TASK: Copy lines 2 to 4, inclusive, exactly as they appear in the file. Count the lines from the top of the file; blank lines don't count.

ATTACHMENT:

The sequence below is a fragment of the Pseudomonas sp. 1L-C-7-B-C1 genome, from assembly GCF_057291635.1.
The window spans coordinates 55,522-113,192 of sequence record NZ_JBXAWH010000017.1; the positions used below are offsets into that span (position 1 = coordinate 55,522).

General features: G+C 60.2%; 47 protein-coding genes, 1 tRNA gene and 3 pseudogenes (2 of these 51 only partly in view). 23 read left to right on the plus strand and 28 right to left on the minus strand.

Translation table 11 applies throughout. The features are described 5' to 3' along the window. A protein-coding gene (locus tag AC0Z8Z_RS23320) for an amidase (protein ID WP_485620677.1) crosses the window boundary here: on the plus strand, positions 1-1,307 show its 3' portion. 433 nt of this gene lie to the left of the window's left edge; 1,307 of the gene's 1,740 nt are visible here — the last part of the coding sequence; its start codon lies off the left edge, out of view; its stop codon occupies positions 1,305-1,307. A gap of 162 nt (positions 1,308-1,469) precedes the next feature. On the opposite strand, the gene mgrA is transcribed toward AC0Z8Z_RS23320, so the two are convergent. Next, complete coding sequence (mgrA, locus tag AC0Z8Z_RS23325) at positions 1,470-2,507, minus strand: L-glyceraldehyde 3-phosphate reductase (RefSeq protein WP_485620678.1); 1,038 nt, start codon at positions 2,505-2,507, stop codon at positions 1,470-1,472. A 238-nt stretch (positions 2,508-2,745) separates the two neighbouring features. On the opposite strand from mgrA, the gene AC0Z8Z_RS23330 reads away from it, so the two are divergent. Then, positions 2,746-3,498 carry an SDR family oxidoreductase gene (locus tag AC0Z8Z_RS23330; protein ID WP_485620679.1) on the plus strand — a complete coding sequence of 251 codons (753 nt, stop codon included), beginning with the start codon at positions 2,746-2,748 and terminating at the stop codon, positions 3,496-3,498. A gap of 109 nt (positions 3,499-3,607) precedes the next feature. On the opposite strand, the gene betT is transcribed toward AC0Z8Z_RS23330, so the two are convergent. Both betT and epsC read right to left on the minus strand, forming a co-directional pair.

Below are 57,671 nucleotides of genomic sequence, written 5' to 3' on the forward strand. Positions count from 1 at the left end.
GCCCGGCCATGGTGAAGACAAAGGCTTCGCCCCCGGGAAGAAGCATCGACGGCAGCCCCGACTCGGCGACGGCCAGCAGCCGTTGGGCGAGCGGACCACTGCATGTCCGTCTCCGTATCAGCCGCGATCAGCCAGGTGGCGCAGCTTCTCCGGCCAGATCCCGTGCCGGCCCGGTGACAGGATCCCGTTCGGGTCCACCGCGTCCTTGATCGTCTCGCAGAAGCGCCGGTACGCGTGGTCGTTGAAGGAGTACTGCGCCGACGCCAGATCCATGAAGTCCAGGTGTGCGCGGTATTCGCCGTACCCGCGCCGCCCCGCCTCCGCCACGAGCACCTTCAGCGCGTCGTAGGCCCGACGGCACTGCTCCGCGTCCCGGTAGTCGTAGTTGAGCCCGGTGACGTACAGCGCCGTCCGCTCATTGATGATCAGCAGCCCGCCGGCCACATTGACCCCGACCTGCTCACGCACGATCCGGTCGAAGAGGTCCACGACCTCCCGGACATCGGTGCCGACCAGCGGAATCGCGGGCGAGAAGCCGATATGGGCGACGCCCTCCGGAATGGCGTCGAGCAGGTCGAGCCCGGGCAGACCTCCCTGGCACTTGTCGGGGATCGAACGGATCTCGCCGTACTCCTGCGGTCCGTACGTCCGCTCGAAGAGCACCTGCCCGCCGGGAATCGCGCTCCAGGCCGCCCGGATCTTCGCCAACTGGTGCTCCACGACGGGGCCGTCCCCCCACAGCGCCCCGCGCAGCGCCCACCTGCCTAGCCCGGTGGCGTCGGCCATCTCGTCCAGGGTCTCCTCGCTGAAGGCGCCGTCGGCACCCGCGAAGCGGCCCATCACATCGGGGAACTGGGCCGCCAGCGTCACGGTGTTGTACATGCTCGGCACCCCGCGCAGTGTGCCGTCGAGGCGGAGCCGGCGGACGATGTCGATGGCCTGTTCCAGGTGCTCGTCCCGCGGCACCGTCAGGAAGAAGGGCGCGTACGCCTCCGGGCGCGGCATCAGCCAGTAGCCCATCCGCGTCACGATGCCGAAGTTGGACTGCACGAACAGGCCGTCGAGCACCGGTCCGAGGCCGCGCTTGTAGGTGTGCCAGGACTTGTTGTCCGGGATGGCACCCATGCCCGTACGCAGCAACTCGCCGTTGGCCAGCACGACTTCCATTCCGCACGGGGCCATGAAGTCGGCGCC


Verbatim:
The window spans coordinates 55,522-113,192 of sequence record NZ_JBXAWH010000017.1; the positions used below are offsets into that span (position 1 = coordinate 55,522).

General features: G+C 60.2%; 47 protein-coding genes, 1 tRNA gene and 3 pseudogenes (2 of these 51 only partly in view). 23 read left to right on the plus strand and 28 right to left on the minus strand.

Translation table 11 applies throughout. The features are described 5' to 3' along the window. A protein-coding gene (locus tag AC0Z8Z_RS23320) for an amidase (protein ID WP_485620677.1) crosses the window boundary here: on the plus strand, positions 1-1,307 show its 3' portion. 433 nt of this gene lie to the left of the window's left edge; 1,307 of the gene's 1,740 nt are visible here — the last part of the coding sequence; its start codon lies off the left edge, out of view; its stop codon occupies positions 1,305-1,307. A gap of 162 nt (positions 1,308-1,469) precedes the next feature. On the opposite strand, the gene mgrA is transcribed toward AC0Z8Z_RS23320, so the two are convergent. Next, complete coding sequence (mgrA, locus tag AC0Z8Z_RS23325) at positions 1,470-2,507, minus strand: L-glyceraldehyde 3-phosphate reductase (RefSeq protein WP_485620678.1); 1,038 nt, start codon at positions 2,505-2,507, stop codon at positions 1,470-1,472. A 238-nt stretch (positions 2,508-2,745) separates the two neighbouring features. On the opposite strand from mgrA, the gene AC0Z8Z_RS23330 reads away from it, so the two are divergent. Then, positions 2,746-3,498 carry an SDR family oxidoreductase gene (locus tag AC0Z8Z_RS23330; protein ID WP_485620679.1) on the plus strand — a complete coding sequence of 251 codons (753 nt, stop codon included), beginning with the start codon at positions 2,746-2,748 and terminating at the stop codon, positions 3,496-3,498. A gap of 109 nt (positions 3,499-3,607) precedes the next feature. On the opposite strand, the gene betT is transcribed toward AC0Z8Z_RS23330, so the two are convergent. Both betT and epsC read right to left on the minus strand, forming a co-directional pair.